What does this look like at Mustard Seed School? One way we do this is with collaboration, for example grades 2 and 3 study science and social studies together, 4 and 5 have STEAM together, and 6 – 8 work as academic teams in the afternoon. There are also opportunities for individual and individualized research, which generally results in a presentation. If you were here last year, you may have attended the Global Expo for which 2nd and 3rd grade students spent a couple of weeks learning about their country. Grades 4 and 5 did a few STEAM presentations, one of which was for parents and we hope to have more of those this year. The 6th grade Social Justice Project moved me to tears, literally every presentation moved me to tears. And if you have not seen a 7 or 8 exhibition, you will have to take my word for it that you will be inspired. These 12, 13, 14-year old children stand fearlessly in front of their peers and adults and present their research about a piece of literature or art or music or a mathematical concept or a scientific phenomenon. All you can do is smile and pretend you understand what they are telling you, because it is clear that they are the experts in the room.

All this to say that education without action is not alive. Developing and nurturing changemakers who make God’s world a better place requires joy and rigor. Thank you to the beautiful people in this building who make this possible and to YOU for valuing this, prioritizing it, choosing it, and standing by that choice. We appreciate you and everyone in this community. Thank you.

Hello, I’m Chris Casazza, Director of Development.

If you attended the first day worship, you heard Fr. Santora give us a compliment. That we do it better at Mustard Seed. He was specifically referencing that we do it better than Catholic schools. But we have had other schools visit us and ask us how we do things and we say, we just do them. The Mustard Seed way is unique. Other schools want to be like us but they can’t. Because what we do is hard. The work we do here is very hard. It is very hard for a teacher to focus on one child as an individual and then repeat that 15 to 20 times in a class. It’s very hard to stick to our mission and keep tuition within reach of so many. It’s hard to follow the call of Abby to walk with Jesus. It’s hard to be open to your authentic self; to love without judgment, to offer criticism without judgment.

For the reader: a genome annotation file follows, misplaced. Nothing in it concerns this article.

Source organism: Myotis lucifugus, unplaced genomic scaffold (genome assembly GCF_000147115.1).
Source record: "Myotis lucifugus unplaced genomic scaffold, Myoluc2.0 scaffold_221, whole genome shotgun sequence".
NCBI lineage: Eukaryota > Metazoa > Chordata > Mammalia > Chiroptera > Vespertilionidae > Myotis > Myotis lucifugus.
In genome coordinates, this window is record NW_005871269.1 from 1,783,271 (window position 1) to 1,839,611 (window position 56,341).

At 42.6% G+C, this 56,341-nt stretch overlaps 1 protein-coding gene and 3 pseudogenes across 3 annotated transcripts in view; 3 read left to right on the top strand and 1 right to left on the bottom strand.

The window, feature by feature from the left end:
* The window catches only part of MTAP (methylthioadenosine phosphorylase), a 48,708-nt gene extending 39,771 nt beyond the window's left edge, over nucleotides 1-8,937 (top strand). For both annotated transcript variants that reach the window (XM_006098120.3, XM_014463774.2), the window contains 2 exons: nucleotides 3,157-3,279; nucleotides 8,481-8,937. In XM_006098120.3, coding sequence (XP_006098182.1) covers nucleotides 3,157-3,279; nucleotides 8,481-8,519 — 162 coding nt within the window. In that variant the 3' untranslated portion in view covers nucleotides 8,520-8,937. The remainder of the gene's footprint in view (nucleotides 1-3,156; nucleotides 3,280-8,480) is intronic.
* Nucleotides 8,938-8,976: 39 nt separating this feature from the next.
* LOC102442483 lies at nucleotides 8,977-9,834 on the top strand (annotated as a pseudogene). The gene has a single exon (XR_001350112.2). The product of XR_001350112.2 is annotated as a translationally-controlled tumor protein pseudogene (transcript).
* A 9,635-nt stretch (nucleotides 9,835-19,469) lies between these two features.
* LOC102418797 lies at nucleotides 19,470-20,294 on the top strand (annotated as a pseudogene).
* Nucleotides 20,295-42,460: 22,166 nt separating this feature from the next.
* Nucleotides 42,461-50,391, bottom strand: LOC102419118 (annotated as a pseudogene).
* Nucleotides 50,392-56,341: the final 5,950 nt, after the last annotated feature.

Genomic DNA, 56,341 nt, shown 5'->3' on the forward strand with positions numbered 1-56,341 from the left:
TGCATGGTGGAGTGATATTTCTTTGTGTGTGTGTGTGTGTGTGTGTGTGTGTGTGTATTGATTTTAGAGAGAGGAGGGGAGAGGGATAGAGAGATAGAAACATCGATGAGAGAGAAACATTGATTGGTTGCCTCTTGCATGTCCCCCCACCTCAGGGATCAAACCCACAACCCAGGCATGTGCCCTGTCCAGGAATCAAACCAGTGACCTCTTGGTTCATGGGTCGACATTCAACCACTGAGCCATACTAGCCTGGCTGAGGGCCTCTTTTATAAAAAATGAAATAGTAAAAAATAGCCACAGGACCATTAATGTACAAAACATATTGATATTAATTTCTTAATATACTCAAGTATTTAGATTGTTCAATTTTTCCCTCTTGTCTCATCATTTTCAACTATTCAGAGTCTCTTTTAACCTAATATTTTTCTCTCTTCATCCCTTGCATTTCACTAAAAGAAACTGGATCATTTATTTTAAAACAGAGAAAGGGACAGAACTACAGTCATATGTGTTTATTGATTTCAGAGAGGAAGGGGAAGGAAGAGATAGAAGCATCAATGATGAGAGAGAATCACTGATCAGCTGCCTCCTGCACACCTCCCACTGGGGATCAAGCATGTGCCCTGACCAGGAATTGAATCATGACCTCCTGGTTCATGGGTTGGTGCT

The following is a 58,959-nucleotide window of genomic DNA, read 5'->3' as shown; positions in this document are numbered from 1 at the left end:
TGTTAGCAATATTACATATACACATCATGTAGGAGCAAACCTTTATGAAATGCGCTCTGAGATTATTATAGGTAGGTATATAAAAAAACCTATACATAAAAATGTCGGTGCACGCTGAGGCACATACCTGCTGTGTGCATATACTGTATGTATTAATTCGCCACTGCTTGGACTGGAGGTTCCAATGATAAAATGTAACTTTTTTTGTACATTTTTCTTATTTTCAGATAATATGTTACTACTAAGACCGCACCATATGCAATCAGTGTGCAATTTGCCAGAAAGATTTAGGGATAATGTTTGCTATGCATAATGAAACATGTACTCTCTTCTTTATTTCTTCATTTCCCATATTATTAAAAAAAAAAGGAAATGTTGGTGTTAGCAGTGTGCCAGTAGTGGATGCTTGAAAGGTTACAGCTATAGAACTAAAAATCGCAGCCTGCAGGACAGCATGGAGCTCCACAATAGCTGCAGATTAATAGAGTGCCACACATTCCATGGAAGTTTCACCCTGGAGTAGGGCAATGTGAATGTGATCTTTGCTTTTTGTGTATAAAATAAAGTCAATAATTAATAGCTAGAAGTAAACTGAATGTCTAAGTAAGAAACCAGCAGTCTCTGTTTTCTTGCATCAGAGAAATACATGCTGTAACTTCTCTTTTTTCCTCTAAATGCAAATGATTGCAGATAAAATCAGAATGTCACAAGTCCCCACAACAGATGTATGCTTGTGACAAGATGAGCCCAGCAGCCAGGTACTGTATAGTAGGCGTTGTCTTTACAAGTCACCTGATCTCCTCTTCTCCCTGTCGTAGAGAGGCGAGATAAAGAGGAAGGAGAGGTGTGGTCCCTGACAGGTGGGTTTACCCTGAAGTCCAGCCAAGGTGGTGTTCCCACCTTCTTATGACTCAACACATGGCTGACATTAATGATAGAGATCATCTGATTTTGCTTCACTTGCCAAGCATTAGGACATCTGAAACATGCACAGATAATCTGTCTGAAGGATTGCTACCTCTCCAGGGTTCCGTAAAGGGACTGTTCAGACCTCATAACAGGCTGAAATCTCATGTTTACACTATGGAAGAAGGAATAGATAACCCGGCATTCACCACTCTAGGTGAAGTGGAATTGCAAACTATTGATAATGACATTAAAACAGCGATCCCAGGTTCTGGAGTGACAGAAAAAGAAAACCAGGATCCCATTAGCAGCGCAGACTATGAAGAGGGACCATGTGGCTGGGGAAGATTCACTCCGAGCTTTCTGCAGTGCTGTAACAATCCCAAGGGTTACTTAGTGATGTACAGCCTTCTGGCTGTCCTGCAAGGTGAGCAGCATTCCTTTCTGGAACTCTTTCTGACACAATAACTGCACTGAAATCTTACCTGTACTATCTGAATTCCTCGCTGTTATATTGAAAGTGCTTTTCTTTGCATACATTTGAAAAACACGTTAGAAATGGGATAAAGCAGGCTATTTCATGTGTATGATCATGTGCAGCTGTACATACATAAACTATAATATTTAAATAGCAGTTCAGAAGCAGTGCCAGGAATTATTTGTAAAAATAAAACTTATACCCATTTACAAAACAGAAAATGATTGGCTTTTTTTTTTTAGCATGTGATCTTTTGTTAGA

But that is what we do here. We work very hard and we do it gladly. Mustard Seed teachers are the happiest teachers I’ve ever seen. Honestly, it takes some getting used to. But we do our hard jobs gladly.

And being a parent is hard. I’ve heard tell, I have a cat, so I don’t know first hand. But the choices parents make, the decisions, the sacrifices. It’s a hard job.

But to bring up the word magic again. There is some magic that happens when we bring the hard work of Mustard Seed together with the hard work of being a parent. When we put those things together it becomes easy. 

As development director, I want to grow that partnership between the parents and the school. As well as the partnership between our alumni, and our past parents, and our friends. But we’re here because you’re with us every day. And I look forward to working with you in support of Mustard Seed.

Mustard Seed depends on revenues from tuition, from donations, and from volunteering. And I hope you will help us with that along the way. 

We have Merry Match coming up at the end of November. We’re really close to 100% Board participation in the annual fund; we’re close to 100% participation from faculty and staff. And I really want to get to 100% from our parents. And when it comes to fundraising, there is no magic number. If you look at a giving tree, the gifts we get to reach our goal, we have a few large gifts at the top and many gifts at the bottom and many, many levels in between. So there is a place for everyone no matter the size of your donation.

We will also have the Mustard Seed Gala in April that I hope you will join us at. We’re rebranding it to a Gala this year. Last year, I had great volunteers who made that event successful. And I’d love to have even more volunteers this year. There’s also opportunities to volunteer during Merry Match.

I look forward to working with you this year, to getting to 100% participation. And I think I am the closer, so I will say that I know you put great trust in us with your children, and we are incredibly grateful for that trust. And I also know that parents make everything we do possible. So I thank you for your time today and I thank you for the support that I know you will offer this coming year. But if you want to stay and mingle and chat you’re more than welcome to, or if you just want to grab a cup of coffee to start your day we have plenty. Thank you again.

Nancy Van Epps